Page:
A National Soccer Hall of Fame inductee, ‘Harkesy’ found a second home in Sheffield as part of a team that made Wednesday supporters as happy as they have ever been. The Rumbelows Cup victory will never be erased from the memory of Owls fans who witnessed it and it should be a rite of passage to learn about it for the generation who were too young to remember it (including myself at 22!). The significance of the occasion and the way the supporters feel about the achievement is mirrored in John’s heart too.
“Thinking back, wearing the blue and white for Wednesday on the sublime Wembley pitch is a dream come true. Many say the game is made up of moments, well that day was one of, if not the most special moment of my career.
“When John Sheridan put that ball in the back of the net I felt that we had it won. There was a self-belief in that wonderful chemistry of the team.
“Ron instilled it, Nigel Pearson as captain instilled it, and the sacrifice for one another was part and parcel of our everyday culture and make up with Sheffield Wednesday.’’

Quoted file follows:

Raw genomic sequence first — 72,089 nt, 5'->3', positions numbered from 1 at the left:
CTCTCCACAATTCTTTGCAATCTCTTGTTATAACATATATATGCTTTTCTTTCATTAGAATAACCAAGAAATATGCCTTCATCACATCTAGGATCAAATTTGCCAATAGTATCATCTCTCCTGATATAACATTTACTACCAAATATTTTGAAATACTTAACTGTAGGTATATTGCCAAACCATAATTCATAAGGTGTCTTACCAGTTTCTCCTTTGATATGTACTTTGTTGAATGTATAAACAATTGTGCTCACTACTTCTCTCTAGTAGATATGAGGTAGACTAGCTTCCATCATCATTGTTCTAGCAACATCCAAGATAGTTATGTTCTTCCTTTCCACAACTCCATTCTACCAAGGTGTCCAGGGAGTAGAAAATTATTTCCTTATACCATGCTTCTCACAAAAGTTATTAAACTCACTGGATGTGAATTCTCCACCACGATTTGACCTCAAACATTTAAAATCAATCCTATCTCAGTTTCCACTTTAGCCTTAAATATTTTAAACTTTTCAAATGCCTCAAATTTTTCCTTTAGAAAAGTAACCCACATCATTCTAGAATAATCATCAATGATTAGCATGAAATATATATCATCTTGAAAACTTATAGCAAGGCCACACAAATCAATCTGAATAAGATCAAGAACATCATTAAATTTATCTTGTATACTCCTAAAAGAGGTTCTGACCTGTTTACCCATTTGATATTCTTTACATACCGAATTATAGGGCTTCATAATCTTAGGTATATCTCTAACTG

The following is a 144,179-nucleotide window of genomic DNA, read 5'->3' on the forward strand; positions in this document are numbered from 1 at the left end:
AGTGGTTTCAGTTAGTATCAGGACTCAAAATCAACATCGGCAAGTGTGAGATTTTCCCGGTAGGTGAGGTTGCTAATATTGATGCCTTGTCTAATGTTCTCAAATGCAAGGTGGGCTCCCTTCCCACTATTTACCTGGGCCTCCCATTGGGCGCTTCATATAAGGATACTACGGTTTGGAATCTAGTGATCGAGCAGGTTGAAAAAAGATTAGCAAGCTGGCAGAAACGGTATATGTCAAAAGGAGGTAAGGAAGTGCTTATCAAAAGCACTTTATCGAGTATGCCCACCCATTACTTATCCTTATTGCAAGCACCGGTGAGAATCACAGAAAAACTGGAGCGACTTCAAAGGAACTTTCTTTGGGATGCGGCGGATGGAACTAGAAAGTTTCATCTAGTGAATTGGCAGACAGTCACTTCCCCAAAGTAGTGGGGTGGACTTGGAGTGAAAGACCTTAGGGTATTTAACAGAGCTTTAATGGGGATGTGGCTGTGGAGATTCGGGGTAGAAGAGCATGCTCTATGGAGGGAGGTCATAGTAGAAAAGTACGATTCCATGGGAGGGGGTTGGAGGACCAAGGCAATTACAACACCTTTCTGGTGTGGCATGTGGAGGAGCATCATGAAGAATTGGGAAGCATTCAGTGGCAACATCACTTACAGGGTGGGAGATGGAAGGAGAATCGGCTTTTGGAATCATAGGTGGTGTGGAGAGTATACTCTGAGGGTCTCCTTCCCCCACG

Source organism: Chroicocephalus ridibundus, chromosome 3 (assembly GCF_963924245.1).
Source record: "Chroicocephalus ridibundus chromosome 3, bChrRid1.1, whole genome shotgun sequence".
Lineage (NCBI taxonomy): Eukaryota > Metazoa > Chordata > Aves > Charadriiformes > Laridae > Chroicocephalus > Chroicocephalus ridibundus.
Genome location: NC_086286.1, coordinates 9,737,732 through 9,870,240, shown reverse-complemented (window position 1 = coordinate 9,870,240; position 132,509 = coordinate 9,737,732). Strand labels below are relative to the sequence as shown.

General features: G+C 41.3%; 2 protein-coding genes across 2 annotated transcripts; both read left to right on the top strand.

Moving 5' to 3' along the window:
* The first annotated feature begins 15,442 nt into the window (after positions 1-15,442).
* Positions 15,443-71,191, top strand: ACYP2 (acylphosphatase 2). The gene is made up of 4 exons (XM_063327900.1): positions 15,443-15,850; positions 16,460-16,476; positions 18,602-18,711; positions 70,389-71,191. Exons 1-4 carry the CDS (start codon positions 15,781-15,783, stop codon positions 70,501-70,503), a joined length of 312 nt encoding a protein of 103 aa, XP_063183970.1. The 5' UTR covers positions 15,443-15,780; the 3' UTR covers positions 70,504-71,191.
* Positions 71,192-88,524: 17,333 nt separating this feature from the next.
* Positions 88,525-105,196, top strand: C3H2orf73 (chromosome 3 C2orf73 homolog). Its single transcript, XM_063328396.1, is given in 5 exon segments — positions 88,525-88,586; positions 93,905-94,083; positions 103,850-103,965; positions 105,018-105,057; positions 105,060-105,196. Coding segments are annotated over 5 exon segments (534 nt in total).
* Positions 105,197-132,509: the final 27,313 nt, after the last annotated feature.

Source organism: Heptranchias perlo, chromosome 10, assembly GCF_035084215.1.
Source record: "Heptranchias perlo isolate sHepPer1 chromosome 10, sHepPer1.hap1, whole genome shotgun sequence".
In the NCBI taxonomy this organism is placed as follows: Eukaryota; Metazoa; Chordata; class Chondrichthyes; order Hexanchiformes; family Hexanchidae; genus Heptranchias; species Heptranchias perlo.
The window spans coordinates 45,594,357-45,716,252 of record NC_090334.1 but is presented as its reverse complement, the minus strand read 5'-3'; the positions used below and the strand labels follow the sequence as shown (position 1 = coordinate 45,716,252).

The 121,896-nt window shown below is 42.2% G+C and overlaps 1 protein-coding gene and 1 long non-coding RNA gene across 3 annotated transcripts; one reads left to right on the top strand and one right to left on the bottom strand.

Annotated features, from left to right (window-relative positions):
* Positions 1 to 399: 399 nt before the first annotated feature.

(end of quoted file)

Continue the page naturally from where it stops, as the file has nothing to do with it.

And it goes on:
In the closing moments of the final, Wednesday striking hero David Hirst played a searching through-ball for Paul Williams which just evaded him. Only a second or two later the sound of the final whistle rang out and the joyous celebrations ensued. Music is the other theme of this site and John recalls some of the sound choices you could hear in the Wednesday dressing room back then, with the aforementioned frontman Williams getting praise for his movement off the ball!
“Nigel Pearson, (Carlton) Palmer, and a few others had music on – all mixed music, UK, early 90s, dance tracks. I liked the Smashing Pumpkins, Jesus Jones, Beastie Boys, U2 of course.
“There were some good singers and bad – Phil King loved to belt it out, good laugh. I think we were all tone deaf anyway!
“Some of the dance, club music in the dressing room was new to me and I thought it was poor. Paul Williams liked to dance and had rhythm.’’